War and Early State Formation in
Ancient Fiji and Hawaii
The epigram ‘War made state and state made war’ seems to emblematically condense recent discussions of the emergence of the European nation-state.1 Various works indicate the close inter-relations between war, military organisation, and the development of medieval bureaucratic organisation, and the significance of these connections to the emergence of the territorially based nation-state with its (claimed) monopoly of violence (e.g., Giddens 1985; McNeill 1982; Porter 1994; Tilly 1990). That ‘… state made (and makes) war’ is beyond doubt when looking at European history. More generally, once an elite group has gained privileged access to basic resources and thus a position of power, it can employ military organisation to protect its interests internally and externally. But what about ‘War made state…’? Is there really a connection between the organisation for defence and attack and the emergence of the state? Does the search for protection against external threats result in complex organisation with internal subjugation, either by consensus or through warring leaders who use military organisation to suppress the people they were meant to protect? The coincidence of frequent, often prolonged wars and the rise of modern nation-states in Europe in the last millennium offers a good case through which to argue this in the affirmative. But the long-durée of this development also suggests that it was not the logical outcome of pre-set conditions. Various actors had to play their cards right in the right social structural conditions in the right historical context.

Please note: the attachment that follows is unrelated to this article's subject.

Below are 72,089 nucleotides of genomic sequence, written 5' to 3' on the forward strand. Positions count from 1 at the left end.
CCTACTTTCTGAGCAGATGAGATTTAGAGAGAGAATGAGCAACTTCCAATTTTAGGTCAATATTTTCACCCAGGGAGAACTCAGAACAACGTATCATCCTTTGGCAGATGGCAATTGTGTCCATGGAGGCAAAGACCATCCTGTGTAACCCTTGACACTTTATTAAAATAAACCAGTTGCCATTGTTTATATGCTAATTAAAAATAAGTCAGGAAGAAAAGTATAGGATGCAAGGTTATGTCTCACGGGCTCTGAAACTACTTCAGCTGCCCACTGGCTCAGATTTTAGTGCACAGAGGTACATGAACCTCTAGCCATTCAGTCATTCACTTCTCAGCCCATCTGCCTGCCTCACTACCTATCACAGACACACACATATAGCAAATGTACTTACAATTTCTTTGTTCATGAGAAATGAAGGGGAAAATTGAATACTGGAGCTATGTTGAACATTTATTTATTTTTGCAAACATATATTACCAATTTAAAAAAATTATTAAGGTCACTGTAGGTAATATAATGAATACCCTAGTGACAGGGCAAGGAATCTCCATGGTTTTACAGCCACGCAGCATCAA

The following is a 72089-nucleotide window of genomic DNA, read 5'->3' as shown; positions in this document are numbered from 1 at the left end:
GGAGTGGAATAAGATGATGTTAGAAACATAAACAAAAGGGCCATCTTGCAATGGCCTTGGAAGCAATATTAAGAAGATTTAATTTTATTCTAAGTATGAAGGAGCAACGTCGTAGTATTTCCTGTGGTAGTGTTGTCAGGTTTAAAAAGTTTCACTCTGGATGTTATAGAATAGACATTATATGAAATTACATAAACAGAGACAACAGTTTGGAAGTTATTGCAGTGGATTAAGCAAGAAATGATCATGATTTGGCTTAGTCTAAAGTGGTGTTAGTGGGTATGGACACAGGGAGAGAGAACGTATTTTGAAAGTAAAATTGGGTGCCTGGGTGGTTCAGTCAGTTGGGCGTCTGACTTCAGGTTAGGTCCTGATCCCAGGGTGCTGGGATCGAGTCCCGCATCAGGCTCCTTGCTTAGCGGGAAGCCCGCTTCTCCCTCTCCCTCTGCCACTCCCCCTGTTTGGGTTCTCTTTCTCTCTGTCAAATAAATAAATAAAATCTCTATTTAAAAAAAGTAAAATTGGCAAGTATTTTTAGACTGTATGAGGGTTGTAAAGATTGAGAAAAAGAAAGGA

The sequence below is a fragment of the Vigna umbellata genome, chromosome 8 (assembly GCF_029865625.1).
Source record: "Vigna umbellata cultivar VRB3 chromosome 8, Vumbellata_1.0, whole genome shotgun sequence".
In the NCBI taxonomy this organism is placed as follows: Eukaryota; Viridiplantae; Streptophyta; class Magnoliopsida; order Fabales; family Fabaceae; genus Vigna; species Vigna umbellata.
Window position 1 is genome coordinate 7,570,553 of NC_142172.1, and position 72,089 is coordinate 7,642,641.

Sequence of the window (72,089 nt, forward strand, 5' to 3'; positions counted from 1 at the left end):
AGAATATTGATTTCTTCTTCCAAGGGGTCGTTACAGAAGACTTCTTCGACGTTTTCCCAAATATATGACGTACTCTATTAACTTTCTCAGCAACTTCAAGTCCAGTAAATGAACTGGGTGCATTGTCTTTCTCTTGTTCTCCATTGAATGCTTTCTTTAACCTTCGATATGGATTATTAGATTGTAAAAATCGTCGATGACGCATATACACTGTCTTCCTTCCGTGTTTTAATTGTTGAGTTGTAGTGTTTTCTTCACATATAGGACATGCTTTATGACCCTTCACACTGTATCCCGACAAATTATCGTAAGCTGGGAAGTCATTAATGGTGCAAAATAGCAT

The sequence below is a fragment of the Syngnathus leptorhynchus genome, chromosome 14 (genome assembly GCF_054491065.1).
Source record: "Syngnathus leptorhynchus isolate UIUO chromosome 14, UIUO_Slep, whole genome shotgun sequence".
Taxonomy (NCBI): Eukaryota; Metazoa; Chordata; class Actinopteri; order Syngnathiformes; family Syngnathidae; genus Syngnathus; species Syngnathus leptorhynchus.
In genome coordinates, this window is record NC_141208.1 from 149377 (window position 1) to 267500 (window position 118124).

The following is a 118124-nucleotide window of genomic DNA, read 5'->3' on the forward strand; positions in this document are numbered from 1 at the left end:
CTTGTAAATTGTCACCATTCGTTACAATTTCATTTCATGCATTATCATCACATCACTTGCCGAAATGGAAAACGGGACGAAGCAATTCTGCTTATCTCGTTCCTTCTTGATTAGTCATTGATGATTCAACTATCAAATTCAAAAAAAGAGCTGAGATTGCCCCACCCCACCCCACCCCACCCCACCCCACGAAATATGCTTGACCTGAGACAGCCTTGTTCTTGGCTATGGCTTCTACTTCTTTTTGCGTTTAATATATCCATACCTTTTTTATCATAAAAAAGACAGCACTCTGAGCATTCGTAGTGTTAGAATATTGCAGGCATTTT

The dictum ‘War made state’ has a long history in European thought concerning the emergence of the early (‘archaic’) and European states.2 However, according to archaeological and anthropological evidence,3 while wars have been fought throughout human history, states remain rare occurrences in world historical terms. Depending on how one chooses to define a state, such political entities may only have emerged ten to twenty times before the European nation-state and its subsequent establishment of a global system of nation-states through commercial and military enterprise during the last two centuries (Mann 1986). War, conquest and military organisation are apparently not sufficient to cause state formation, and pre-state societies seem to have in-built anti-state features that discourage stratification and military leadership from developing into class division, a monopoly of means of violence, and a bureaucratic, political organisation.
In the following, I pursue the problematic of war and early state formation by focussing on what are now the two island groups of Fiji and Hawaii at the time of European contact around 1800. Fiji and